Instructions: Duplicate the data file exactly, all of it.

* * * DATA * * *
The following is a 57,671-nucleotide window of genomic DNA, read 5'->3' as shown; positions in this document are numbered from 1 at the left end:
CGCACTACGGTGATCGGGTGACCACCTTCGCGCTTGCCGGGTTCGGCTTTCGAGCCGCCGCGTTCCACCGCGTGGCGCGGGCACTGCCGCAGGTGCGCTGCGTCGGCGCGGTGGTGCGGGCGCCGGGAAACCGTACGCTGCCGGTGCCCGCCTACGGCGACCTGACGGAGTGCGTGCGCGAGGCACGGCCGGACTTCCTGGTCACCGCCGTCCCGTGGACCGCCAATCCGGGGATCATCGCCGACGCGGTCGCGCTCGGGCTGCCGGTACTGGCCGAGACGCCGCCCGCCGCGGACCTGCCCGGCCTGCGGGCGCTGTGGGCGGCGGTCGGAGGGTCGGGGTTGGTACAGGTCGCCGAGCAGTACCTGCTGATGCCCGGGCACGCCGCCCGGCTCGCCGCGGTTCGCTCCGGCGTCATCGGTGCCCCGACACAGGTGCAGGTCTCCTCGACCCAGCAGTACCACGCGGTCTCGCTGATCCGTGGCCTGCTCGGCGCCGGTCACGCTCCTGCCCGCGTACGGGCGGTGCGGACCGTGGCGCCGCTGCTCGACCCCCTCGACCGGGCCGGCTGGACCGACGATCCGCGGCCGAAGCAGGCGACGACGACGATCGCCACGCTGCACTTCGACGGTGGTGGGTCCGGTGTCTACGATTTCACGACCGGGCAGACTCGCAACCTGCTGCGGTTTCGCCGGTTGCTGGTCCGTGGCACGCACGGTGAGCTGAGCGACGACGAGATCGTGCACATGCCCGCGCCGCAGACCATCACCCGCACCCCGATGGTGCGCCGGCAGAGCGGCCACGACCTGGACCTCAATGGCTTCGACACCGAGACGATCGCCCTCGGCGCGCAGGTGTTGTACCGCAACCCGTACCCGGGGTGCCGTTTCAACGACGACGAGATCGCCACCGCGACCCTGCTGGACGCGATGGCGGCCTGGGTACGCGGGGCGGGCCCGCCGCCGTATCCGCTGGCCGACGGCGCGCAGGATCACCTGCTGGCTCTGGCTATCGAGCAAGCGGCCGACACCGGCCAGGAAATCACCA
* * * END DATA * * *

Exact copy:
The following is a 57,671-nucleotide window of genomic DNA, read 5'->3' as shown; positions in this document are numbered from 1 at the left end:
CGCACTACGGTGATCGGGTGACCACCTTCGCGCTTGCCGGGTTCGGCTTTCGAGCCGCCGCGTTCCACCGCGTGGCGCGGGCACTGCCGCAGGTGCGCTGCGTCGGCGCGGTGGTGCGGGCGCCGGGAAACCGTACGCTGCCGGTGCCCGCCTACGGCGACCTGACGGAGTGCGTGCGCGAGGCACGGCCGGACTTCCTGGTCACCGCCGTCCCGTGGACCGCCAATCCGGGGATCATCGCCGACGCGGTCGCGCTCGGGCTGCCGGTACTGGCCGAGACGCCGCCCGCCGCGGACCTGCCCGGCCTGCGGGCGCTGTGGGCGGCGGTCGGAGGGTCGGGGTTGGTACAGGTCGCCGAGCAGTACCTGCTGATGCCCGGGCACGCCGCCCGGCTCGCCGCGGTTCGCTCCGGCGTCATCGGTGCCCCGACACAGGTGCAGGTCTCCTCGACCCAGCAGTACCACGCGGTCTCGCTGATCCGTGGCCTGCTCGGCGCCGGTCACGCTCCTGCCCGCGTACGGGCGGTGCGGACCGTGGCGCCGCTGCTCGACCCCCTCGACCGGGCCGGCTGGACCGACGATCCGCGGCCGAAGCAGGCGACGACGACGATCGCCACGCTGCACTTCGACGGTGGTGGGTCCGGTGTCTACGATTTCACGACCGGGCAGACTCGCAACCTGCTGCGGTTTCGCCGGTTGCTGGTCCGTGGCACGCACGGTGAGCTGAGCGACGACGAGATCGTGCACATGCCCGCGCCGCAGACCATCACCCGCACCCCGATGGTGCGCCGGCAGAGCGGCCACGACCTGGACCTCAATGGCTTCGACACCGAGACGATCGCCCTCGGCGCGCAGGTGTTGTACCGCAACCCGTACCCGGGGTGCCGTTTCAACGACGACGAGATCGCCACCGCGACCCTGCTGGACGCGATGGCGGCCTGGGTACGCGGGGCGGGCCCGCCGCCGTATCCGCTGGCCGACGGCGCGCAGGATCACCTGCTGGCTCTGGCTATCGAGCAAGCGGCCGACACCGGCCAGGAAATCACCA